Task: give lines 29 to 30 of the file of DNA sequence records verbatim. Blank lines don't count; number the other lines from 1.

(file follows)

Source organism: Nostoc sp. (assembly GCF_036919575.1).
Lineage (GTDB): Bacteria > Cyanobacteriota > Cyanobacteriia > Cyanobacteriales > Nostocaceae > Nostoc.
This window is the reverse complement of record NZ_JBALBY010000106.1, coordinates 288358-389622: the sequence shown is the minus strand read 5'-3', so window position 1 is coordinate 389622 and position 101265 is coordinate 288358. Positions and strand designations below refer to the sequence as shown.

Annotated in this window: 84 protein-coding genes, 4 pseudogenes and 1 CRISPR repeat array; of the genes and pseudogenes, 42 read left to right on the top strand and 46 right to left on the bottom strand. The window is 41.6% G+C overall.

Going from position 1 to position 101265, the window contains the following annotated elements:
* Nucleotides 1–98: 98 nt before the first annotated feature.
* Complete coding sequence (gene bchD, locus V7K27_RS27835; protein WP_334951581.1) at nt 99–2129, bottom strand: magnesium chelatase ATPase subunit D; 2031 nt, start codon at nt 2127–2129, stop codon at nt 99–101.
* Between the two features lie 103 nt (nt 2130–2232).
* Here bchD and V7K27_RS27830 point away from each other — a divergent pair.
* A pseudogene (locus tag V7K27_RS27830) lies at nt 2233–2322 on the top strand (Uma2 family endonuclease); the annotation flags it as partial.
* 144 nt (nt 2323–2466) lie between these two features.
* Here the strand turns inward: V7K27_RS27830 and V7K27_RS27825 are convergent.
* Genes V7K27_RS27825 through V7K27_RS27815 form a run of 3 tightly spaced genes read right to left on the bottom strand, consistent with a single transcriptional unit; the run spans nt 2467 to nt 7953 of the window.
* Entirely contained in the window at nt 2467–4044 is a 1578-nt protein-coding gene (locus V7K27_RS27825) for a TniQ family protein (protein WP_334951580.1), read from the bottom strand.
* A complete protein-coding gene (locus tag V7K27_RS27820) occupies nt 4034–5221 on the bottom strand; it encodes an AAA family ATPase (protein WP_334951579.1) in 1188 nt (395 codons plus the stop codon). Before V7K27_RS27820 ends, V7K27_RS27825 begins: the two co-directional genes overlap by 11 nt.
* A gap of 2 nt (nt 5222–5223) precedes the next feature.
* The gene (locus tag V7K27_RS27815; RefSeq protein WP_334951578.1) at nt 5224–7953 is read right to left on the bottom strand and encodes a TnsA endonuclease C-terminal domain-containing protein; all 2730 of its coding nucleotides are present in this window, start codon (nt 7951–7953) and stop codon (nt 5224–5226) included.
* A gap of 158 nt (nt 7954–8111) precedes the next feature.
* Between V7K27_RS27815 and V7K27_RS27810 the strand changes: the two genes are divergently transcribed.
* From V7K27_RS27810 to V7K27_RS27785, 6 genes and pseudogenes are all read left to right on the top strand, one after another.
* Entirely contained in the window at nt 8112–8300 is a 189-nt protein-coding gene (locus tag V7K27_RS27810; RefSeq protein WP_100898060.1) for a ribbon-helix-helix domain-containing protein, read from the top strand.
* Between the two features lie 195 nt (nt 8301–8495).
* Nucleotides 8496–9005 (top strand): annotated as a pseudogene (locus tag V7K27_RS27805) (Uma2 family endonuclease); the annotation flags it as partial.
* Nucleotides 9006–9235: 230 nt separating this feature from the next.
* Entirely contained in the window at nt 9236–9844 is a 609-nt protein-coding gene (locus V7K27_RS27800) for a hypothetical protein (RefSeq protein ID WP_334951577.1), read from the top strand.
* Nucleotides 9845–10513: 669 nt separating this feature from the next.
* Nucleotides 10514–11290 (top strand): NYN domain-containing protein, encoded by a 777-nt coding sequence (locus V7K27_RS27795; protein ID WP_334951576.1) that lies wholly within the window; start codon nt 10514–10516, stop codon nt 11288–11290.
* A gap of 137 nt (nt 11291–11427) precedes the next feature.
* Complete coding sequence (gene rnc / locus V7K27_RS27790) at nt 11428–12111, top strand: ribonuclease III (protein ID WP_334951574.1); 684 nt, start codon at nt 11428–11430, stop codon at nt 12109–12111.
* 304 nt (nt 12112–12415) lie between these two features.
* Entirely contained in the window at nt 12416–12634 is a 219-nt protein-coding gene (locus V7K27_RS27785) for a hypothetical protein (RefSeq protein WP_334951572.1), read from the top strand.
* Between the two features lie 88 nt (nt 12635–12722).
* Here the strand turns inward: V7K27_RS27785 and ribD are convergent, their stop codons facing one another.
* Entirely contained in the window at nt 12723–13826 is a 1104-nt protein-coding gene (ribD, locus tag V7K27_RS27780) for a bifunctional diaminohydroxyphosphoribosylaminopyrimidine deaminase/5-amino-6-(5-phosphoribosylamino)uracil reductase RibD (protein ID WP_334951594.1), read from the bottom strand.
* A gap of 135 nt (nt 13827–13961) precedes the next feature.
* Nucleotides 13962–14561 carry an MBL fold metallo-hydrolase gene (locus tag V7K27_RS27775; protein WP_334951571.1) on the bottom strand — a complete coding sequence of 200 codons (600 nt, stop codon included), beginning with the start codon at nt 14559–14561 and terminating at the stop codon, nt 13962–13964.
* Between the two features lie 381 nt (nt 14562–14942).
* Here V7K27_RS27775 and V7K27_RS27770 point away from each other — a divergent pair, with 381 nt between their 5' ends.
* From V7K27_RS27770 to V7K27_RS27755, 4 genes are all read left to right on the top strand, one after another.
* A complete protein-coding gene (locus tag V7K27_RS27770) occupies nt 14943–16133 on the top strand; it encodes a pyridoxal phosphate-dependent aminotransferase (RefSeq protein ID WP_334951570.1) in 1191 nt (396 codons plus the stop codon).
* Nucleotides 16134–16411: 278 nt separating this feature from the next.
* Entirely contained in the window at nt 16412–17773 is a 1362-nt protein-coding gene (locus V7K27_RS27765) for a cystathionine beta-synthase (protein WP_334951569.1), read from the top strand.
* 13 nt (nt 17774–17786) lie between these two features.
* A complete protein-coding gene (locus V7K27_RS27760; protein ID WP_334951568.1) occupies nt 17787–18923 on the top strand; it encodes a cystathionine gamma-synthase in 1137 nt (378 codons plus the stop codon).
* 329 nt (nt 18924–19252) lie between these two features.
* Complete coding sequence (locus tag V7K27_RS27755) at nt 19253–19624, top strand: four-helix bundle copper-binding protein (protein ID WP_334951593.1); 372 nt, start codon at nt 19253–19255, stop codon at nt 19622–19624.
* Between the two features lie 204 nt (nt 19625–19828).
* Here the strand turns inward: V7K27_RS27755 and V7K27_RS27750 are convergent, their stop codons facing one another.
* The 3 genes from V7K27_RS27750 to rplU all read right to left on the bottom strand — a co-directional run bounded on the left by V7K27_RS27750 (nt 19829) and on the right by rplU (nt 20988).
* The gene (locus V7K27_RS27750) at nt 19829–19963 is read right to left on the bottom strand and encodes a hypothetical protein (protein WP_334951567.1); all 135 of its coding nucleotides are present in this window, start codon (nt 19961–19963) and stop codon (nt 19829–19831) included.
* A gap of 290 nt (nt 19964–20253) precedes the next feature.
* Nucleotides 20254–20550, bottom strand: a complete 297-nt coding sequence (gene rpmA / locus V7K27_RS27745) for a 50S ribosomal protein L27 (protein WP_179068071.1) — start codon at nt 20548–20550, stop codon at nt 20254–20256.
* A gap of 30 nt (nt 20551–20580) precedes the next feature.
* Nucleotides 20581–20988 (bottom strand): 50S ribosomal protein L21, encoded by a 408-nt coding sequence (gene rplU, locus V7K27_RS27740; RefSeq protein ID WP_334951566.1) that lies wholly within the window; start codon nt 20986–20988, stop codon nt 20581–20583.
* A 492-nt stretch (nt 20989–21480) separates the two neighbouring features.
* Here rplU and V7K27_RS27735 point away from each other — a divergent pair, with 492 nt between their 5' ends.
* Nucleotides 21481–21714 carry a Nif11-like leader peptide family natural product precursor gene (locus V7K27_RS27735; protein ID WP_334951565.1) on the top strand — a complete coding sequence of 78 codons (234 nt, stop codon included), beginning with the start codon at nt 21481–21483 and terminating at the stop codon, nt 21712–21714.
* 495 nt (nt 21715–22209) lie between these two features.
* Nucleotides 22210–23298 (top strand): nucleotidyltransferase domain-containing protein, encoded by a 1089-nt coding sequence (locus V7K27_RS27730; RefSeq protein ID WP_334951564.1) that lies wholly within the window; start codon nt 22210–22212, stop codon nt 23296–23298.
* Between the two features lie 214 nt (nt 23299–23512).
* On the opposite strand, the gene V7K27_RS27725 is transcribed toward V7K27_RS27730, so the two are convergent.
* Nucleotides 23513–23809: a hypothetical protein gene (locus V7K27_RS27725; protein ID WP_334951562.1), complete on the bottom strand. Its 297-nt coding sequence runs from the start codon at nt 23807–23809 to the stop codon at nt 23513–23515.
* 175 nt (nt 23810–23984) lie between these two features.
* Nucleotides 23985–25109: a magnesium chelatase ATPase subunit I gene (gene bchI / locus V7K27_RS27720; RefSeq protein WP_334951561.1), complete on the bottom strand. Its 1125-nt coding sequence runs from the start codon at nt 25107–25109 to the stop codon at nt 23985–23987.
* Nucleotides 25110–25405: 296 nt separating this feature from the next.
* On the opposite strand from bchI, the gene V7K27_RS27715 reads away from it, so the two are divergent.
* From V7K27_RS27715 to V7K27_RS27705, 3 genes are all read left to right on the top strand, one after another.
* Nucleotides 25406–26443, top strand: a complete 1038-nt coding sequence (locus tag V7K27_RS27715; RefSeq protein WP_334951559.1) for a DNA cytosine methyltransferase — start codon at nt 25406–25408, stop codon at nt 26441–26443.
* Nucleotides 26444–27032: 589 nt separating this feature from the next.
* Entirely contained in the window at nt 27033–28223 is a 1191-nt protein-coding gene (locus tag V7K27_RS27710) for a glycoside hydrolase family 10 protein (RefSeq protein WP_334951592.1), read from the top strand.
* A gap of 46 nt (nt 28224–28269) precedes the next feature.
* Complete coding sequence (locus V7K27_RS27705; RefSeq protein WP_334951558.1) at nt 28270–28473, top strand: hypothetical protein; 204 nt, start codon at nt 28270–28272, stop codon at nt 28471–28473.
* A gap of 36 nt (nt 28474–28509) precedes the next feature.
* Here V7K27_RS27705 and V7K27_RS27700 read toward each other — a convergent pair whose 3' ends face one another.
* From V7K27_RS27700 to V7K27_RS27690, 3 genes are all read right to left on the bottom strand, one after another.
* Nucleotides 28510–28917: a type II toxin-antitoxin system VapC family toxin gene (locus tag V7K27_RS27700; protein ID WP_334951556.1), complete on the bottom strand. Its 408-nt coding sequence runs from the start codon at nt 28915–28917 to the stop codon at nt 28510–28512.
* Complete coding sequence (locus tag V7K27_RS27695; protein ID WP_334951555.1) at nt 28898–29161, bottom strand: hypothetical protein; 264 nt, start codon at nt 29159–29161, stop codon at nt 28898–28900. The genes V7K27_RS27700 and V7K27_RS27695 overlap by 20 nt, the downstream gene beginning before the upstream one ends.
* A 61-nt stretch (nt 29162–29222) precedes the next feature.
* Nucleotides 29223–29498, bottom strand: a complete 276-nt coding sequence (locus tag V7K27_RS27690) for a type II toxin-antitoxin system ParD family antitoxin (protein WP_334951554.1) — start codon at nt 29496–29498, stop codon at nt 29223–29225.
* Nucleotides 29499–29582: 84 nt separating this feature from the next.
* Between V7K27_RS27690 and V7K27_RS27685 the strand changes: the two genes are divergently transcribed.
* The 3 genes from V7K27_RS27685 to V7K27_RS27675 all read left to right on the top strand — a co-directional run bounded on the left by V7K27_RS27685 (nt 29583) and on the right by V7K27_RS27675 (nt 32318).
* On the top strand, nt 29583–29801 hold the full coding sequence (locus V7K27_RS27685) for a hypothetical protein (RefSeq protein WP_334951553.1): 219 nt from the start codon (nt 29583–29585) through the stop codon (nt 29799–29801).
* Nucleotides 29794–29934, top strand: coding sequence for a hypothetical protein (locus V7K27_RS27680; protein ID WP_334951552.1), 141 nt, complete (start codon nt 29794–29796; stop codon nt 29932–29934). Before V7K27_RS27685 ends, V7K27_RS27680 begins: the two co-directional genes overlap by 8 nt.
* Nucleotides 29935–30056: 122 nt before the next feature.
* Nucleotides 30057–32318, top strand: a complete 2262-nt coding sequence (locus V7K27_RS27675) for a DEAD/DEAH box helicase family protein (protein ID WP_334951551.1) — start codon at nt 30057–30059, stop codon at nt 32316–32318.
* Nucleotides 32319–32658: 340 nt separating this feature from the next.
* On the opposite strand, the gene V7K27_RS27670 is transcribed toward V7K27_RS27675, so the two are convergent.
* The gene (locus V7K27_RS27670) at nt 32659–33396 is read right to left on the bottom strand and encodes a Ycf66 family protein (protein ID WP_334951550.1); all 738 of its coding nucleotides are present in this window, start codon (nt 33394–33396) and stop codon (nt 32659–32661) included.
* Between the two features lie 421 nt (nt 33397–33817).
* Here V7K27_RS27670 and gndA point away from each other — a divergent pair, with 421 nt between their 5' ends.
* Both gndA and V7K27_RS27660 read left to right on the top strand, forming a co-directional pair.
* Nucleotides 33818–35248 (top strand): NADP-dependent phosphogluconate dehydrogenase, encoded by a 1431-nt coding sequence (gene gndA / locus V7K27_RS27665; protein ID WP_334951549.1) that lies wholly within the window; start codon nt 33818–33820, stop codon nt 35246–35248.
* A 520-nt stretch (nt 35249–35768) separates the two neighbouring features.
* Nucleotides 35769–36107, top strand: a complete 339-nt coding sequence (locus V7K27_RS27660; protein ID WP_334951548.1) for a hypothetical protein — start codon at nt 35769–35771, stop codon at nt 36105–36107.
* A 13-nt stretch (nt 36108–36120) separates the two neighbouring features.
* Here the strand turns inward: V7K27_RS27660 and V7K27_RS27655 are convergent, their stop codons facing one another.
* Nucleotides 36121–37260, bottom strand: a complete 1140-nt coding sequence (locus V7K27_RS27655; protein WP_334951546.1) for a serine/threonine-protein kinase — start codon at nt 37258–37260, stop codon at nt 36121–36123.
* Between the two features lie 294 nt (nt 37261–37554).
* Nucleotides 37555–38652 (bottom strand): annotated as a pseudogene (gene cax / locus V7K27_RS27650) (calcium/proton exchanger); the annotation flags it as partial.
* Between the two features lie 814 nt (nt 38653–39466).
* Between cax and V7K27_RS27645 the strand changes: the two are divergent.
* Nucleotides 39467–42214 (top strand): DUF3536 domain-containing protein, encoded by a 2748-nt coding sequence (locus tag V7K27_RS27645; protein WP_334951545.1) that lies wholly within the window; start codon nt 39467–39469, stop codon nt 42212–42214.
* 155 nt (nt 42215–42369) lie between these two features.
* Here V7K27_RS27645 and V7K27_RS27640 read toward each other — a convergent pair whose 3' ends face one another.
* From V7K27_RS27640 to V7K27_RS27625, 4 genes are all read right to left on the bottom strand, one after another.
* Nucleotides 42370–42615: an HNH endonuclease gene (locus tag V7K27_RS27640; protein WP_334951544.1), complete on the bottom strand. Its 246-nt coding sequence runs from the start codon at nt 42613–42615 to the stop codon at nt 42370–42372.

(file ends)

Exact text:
* Complete coding sequence (gene rnc / locus V7K27_RS27790) at nt 11428–12111, top strand: ribonuclease III (protein ID WP_334951574.1); 684 nt, start codon at nt 11428–11430, stop codon at nt 12109–12111.
* 304 nt (nt 12112–12415) lie between these two features.